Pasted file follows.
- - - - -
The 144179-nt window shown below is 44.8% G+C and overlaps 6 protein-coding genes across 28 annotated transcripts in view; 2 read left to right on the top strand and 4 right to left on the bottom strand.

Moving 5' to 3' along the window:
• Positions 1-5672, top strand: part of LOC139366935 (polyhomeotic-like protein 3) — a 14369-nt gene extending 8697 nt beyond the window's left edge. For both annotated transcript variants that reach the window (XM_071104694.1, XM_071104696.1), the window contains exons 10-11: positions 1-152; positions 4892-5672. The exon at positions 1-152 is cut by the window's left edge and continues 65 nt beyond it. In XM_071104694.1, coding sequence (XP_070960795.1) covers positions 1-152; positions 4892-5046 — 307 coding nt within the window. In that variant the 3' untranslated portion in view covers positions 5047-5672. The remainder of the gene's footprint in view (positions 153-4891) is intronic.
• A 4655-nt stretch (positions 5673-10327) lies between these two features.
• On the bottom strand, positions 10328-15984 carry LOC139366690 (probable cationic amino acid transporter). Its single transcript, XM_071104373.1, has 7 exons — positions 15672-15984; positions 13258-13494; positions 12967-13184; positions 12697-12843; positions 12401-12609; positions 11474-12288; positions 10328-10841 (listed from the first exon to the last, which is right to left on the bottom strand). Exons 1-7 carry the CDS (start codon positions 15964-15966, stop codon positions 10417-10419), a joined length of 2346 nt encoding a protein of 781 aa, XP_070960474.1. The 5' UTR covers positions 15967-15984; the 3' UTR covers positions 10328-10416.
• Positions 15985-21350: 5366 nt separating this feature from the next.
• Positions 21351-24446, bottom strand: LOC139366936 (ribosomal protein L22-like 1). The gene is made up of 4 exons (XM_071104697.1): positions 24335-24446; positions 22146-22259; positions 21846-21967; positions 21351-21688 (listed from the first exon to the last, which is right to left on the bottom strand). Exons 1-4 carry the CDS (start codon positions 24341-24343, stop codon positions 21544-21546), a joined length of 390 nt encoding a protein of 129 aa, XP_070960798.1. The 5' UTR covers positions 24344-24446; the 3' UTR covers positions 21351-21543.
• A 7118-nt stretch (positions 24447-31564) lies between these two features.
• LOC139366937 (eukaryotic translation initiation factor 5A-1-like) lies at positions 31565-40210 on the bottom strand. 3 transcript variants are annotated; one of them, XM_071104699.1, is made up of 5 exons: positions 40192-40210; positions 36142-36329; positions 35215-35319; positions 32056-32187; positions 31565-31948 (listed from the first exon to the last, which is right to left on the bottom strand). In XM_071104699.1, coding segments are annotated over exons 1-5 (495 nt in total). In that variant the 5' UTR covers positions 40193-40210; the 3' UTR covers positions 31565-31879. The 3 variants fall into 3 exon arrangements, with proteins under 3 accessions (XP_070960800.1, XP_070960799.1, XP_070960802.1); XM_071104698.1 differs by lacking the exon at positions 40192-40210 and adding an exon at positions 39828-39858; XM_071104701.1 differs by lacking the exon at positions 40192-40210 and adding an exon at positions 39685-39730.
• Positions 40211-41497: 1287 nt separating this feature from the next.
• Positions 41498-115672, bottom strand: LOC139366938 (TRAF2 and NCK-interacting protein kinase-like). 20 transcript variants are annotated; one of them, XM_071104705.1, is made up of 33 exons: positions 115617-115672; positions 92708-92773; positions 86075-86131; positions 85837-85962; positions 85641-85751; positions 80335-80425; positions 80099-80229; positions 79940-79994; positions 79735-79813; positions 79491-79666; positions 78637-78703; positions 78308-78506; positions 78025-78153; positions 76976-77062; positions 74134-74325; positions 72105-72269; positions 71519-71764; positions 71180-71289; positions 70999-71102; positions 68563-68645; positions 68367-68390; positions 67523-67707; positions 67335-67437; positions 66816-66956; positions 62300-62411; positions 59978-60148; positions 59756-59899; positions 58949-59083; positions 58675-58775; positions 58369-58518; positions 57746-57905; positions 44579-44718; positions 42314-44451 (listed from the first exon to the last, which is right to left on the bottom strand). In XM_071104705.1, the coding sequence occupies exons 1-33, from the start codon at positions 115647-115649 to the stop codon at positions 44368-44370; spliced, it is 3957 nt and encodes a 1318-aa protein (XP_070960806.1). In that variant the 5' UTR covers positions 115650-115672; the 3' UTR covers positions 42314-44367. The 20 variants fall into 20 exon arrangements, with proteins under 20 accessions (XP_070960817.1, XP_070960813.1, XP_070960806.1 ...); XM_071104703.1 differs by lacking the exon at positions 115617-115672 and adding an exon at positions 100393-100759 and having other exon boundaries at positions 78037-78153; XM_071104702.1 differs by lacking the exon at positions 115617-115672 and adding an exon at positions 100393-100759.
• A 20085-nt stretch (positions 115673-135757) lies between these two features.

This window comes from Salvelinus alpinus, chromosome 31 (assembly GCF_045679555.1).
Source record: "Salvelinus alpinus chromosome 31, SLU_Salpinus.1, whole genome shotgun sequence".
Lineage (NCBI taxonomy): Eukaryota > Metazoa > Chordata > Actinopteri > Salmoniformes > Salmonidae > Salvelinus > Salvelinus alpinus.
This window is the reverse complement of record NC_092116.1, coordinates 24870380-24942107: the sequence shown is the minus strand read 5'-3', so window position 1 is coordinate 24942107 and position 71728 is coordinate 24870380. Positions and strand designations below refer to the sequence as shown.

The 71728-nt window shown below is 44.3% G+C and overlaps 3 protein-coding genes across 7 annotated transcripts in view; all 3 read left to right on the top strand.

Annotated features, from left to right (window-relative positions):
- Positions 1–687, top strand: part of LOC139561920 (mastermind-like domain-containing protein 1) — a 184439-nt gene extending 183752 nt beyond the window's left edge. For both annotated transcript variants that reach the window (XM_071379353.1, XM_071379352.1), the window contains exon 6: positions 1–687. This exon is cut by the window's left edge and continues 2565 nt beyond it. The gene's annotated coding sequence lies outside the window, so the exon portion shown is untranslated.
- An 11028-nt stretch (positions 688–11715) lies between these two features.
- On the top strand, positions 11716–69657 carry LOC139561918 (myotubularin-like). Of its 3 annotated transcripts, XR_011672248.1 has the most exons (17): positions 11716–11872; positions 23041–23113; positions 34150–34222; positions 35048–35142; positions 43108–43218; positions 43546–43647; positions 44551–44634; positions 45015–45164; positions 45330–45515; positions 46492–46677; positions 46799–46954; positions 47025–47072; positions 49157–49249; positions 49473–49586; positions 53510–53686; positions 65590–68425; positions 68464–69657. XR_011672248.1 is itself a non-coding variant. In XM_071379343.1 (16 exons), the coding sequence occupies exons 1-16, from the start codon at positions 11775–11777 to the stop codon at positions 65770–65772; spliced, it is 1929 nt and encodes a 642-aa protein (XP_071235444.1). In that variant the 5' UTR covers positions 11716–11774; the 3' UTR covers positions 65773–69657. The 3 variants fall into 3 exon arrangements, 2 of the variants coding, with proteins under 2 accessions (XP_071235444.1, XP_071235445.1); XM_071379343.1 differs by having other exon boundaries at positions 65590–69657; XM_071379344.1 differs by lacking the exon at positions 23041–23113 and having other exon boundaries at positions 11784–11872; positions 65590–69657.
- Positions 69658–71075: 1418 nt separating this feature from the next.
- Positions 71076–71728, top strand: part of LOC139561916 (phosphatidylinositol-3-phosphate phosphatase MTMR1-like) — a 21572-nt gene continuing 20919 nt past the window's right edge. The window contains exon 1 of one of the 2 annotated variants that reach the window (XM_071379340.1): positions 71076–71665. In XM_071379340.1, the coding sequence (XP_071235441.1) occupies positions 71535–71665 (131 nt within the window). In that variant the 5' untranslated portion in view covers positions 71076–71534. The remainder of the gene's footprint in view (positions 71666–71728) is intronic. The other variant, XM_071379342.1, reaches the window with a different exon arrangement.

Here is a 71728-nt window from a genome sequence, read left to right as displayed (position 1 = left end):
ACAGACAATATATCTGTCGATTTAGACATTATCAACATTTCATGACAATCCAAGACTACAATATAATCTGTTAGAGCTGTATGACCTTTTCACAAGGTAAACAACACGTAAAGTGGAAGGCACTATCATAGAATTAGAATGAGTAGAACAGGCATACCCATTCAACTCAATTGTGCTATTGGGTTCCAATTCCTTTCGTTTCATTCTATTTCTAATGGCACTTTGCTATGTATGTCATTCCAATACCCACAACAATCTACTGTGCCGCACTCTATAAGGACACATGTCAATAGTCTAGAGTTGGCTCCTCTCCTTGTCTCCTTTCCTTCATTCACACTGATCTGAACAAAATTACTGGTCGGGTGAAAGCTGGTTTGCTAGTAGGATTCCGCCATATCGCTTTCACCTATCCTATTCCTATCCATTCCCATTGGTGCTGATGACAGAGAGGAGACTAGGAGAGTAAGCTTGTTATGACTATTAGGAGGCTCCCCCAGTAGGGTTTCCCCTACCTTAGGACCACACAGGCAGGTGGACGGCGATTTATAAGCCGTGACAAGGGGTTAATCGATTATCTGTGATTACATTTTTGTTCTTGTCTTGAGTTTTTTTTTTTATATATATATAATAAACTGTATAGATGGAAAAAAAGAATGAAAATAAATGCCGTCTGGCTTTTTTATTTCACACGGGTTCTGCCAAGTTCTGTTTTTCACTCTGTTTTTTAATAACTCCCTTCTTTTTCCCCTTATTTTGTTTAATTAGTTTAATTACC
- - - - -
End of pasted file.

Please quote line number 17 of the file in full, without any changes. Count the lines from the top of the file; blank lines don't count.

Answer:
The 71728-nt window shown below is 44.3% G+C and overlaps 3 protein-coding genes across 7 annotated transcripts in view; all 3 read left to right on the top strand.